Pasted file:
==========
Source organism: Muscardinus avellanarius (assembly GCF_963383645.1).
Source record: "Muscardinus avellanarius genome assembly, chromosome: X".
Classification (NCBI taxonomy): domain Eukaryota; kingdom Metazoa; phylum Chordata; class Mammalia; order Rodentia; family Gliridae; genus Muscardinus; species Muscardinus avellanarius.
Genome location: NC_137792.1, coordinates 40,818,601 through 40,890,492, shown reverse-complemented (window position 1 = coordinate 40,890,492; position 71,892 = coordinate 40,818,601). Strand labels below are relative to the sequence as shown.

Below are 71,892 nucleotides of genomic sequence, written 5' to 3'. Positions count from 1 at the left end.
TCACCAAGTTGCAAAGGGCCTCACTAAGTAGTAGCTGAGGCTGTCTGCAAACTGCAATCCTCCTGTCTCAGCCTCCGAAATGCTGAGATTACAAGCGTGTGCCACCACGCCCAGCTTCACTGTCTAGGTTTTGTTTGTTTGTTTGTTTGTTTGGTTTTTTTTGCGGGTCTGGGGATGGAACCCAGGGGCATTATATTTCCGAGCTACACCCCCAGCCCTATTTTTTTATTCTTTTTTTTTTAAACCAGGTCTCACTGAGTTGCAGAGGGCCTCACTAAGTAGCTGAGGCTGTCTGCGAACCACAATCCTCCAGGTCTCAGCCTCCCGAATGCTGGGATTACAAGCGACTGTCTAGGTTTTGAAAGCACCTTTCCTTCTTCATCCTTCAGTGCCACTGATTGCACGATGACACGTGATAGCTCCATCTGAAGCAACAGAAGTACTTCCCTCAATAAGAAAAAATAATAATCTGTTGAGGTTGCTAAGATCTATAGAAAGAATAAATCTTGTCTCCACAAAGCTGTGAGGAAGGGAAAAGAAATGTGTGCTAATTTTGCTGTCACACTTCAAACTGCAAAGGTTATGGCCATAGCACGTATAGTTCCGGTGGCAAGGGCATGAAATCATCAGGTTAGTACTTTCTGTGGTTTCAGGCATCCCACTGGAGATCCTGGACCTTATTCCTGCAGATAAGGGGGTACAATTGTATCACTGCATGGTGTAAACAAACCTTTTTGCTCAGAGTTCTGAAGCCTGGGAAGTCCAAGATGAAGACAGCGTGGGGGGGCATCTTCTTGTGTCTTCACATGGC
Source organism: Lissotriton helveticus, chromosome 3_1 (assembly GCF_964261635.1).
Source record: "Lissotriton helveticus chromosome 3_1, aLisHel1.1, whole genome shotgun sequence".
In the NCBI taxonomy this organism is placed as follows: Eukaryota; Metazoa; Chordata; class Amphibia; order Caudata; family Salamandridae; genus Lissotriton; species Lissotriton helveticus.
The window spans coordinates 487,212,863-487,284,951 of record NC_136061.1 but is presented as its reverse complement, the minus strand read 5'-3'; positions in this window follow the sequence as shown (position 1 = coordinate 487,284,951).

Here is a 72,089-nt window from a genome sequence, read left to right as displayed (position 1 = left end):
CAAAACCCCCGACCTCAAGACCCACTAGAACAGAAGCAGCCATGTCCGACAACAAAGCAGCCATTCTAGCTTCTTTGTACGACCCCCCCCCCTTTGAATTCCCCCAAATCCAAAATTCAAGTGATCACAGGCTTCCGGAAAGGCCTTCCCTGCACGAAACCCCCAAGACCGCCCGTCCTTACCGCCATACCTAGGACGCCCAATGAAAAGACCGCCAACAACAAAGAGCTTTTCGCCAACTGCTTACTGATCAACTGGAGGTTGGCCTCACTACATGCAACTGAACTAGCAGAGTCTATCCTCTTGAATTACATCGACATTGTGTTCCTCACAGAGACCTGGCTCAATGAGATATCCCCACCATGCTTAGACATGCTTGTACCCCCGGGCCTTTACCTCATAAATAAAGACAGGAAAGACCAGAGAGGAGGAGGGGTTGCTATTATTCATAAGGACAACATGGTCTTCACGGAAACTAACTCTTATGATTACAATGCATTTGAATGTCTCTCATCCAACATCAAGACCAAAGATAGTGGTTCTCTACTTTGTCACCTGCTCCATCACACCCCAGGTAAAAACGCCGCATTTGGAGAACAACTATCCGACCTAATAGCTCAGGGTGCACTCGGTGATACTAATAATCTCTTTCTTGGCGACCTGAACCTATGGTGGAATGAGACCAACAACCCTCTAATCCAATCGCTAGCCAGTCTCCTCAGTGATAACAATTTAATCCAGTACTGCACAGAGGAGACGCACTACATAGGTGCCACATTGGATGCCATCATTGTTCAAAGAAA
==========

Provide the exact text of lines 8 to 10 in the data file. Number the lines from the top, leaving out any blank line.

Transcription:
Source record: "Lissotriton helveticus chromosome 3_1, aLisHel1.1, whole genome shotgun sequence".
In the NCBI taxonomy this organism is placed as follows: Eukaryota; Metazoa; Chordata; class Amphibia; order Caudata; family Salamandridae; genus Lissotriton; species Lissotriton helveticus.
The window spans coordinates 487,212,863-487,284,951 of record NC_136061.1 but is presented as its reverse complement, the minus strand read 5'-3'; positions in this window follow the sequence as shown (position 1 = coordinate 487,284,951).